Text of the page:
This blog post contains edited excerpts from our free whitepaper: The Ultimate Guide to Inbound Email Marketing. Get the full guide for more details on how to successfully incorporate email marketing in your inbound strategy.
Let’s be honest—the words “email marketing” tend to be associated with emails that end up in the junk folder because they are filled with undesirable offers from shady email addresses. Thankfully, the world of email marketing is evolving beyond that into the realm of inbound marketing, meaning marketers are at least learning to target people who have already indicated interest in their company.
But spam email marketing still exists, and some inbound email marketing can be misconstrued as spam when not done properly. In fact, according to HubSpot, in 2012, 70% of spam complaints were caused by marketing emails.
The Ultimate Guide to Inbound Email Marketing has been designed to help you implement a successful inbound email marketing strategy that targets interested customers in order to nurture leads and strengthen relationships, rather than drive potential customers away.
To get you started, I’ll be covering the opening chapter of the guide to help you build and grow your email list.
Building & growing your email list
Doubtless if you’re reading this, you already know better than to collect random emails just to reach as large an audience as possible. Building the right email list means valuing the quality of leads over quantity. To build a useful list, you should collect the emails of people who have given you permission to market to them—a particularly important strategy as consumers become expert at tuning out traditional marketing methods.
The clear value proposition
Before we jump into the methods you can use to build your list, there is one crucial point to remember: all methods of list-building must include a clear value proposition designed to appeal to your target market.
Asking people to “subscribe” or “join email list” isn’t very enticing. It frames the offer as a plea rather than an offer. It’s a lot more powerful to provide a clear incentive by stating clearly what customers will get for signing up. This could be anything, as long as it provides value to your target audience—special email discounts, industry-related information, product updates, and so on.
Another way to build your email list is to provide free content, like whitepapers, webinars, eBooks, or any other valuable content that can only be accessed when consumers submit their email address through a form. Let your visitors know about these offers by posting calls to action on every page, for instance in the sidebar. Make it extra easy by allowing your visitors to sign up without having to navigate away from the page. You could also simply include a “Sign up for email” button that redirects your visitors towards a landing page where your offer is outlined in more detail.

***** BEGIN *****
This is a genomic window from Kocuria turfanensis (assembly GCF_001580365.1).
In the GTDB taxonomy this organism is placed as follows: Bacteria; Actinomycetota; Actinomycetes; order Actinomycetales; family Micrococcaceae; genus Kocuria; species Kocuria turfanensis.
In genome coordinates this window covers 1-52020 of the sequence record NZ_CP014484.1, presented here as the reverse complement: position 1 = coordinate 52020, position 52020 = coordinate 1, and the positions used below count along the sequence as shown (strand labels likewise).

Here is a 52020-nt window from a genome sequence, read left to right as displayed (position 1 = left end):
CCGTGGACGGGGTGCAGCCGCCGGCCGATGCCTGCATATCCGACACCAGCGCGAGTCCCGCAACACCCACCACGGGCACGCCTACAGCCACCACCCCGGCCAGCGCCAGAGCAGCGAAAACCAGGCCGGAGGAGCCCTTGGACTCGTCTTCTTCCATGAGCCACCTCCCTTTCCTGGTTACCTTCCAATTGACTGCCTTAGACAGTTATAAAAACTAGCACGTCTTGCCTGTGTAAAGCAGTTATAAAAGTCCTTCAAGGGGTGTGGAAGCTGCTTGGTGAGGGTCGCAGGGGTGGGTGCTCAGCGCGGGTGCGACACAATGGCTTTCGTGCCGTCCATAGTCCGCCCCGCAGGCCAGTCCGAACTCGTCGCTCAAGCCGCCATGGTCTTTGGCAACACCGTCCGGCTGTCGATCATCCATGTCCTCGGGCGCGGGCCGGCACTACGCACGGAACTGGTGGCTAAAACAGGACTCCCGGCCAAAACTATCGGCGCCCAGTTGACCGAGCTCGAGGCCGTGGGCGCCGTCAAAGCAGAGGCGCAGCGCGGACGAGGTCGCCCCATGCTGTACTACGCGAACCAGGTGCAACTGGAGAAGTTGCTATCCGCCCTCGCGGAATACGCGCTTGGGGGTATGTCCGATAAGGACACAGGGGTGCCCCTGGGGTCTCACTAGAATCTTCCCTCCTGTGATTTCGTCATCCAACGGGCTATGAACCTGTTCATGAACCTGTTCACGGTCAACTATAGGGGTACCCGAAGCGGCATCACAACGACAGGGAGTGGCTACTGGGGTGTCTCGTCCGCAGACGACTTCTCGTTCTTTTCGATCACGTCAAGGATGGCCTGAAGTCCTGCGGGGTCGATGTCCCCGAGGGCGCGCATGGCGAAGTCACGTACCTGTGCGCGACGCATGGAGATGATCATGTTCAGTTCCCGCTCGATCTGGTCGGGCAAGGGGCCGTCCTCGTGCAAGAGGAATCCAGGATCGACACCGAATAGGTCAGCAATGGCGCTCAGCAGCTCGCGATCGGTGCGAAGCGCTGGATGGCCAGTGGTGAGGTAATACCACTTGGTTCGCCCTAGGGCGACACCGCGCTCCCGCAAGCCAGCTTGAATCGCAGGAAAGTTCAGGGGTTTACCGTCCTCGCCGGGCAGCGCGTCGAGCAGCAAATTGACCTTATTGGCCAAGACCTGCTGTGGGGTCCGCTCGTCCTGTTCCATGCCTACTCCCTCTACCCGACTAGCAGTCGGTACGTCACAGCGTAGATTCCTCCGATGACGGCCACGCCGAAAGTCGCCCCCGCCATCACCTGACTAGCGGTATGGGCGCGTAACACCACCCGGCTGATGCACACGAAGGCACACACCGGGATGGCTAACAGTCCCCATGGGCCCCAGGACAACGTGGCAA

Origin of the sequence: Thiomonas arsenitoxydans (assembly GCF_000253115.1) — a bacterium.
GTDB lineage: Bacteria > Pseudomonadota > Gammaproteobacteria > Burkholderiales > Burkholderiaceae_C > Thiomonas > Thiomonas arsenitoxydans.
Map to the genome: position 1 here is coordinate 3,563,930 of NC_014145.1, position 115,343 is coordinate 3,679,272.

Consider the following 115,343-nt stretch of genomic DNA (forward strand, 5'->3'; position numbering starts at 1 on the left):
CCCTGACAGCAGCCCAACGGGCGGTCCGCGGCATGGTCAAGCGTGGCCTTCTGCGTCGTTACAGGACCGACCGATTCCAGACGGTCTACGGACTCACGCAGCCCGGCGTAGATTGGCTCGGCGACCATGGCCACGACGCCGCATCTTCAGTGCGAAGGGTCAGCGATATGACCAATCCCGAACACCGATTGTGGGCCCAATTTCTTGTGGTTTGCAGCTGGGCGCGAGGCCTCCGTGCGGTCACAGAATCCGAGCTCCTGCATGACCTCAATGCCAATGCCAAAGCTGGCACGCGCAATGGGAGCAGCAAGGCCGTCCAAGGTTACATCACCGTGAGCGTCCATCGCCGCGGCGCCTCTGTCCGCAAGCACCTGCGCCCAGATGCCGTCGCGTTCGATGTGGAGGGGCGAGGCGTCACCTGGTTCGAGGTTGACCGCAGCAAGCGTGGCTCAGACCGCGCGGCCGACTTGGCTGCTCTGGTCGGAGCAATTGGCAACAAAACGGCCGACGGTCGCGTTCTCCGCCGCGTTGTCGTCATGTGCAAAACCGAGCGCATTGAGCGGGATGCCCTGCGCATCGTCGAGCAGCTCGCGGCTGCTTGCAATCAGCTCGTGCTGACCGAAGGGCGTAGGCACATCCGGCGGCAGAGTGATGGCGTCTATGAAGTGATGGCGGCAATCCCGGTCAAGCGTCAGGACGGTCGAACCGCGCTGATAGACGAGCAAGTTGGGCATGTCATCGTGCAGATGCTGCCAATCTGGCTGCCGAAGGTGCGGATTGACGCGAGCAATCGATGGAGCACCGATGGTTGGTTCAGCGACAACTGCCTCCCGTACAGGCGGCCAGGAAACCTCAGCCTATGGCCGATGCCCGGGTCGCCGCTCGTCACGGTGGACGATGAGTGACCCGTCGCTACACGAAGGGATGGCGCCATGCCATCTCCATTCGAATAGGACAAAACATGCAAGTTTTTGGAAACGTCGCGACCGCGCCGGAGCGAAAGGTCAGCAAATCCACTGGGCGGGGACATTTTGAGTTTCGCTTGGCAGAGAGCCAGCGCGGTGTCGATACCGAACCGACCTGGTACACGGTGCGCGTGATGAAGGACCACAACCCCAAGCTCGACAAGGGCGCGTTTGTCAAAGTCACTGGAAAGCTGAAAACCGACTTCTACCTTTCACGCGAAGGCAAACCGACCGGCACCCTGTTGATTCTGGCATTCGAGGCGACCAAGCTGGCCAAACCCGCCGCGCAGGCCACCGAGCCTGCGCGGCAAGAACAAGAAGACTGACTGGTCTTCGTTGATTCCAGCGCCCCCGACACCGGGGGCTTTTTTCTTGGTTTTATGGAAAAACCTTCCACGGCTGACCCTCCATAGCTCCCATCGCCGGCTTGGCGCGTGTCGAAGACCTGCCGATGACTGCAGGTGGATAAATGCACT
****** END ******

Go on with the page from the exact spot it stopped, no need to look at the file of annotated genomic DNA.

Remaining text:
Check out the following example of an email signup offer from Aldo:
Get quality leads
It would also help to have your current customers on your email list. New customers cost more to acquire than old ones cost to retain. Don’t focus so closely on the cost of a single customer transaction that you lose sight of the entire lifetime value of each potential customer. Email marketing is a great way to nurture relationships with customers until they are ready to purchase again. Additionally, delivering consistently high-quality content to your customers can help them spread the word about your brand.
Getting your customers to register when purchasing products online is another easy way to create an email list of good leads. To avoid people navigating away from the page in their reluctance to sign up, you can make it an optional feature, while also enticing people to sign up by making clear the convenience of having their preferences and information automatically retrieved the next time they check in. No online purchase option? No problem—you can get your sales staff at the register to ask customers whether they would like to sign up for updates, newsletters, occasional discounts, etc.
Take a look at the following checkout example from American Apparel:
American Apparel offers the option to check out without creating an account, but customers are still asked whether they wish to sign up for “Le Club American Apparel” and create an account to make the checkout process easier next time.
A word of caution on getting quality leads: don’t purchase email lists! This goes back to the quality over quantity principle. Better to have a smaller list of highly useful leads than a massive list of uninterested people. Plus, if you send messages to people who have not expressed any interest in your company or your product, you run the very high risk of getting your emails flagged as spam.
By now you know how to use enticing offers to build an email marketing list of valuable contacts. Now it’s time to learn how to use it! This blog post covered only the introduction and first chapter of The Ultimate Guide to Inbound Email Marketing. The full guide includes more detailed steps to follow in order to design and implement a successful email marketing strategy. The full guide will walk you through the following aspects of developing a strategy:
- Segmenting Your List
- Types of Marketing Emails
- Measuring Results
- Inbound Email Marketing Dos and Don’ts
Download The Ultimate Guide to Inbound Email Marketing and turn your valuble email list into a powerful marketing tool!
The Guide to Inbound Email Marketing was written by Brittney Stephenson.
If you want to learn more about how Email Marketing can benefit your business, have a Free 25 minute marketing assessment with us.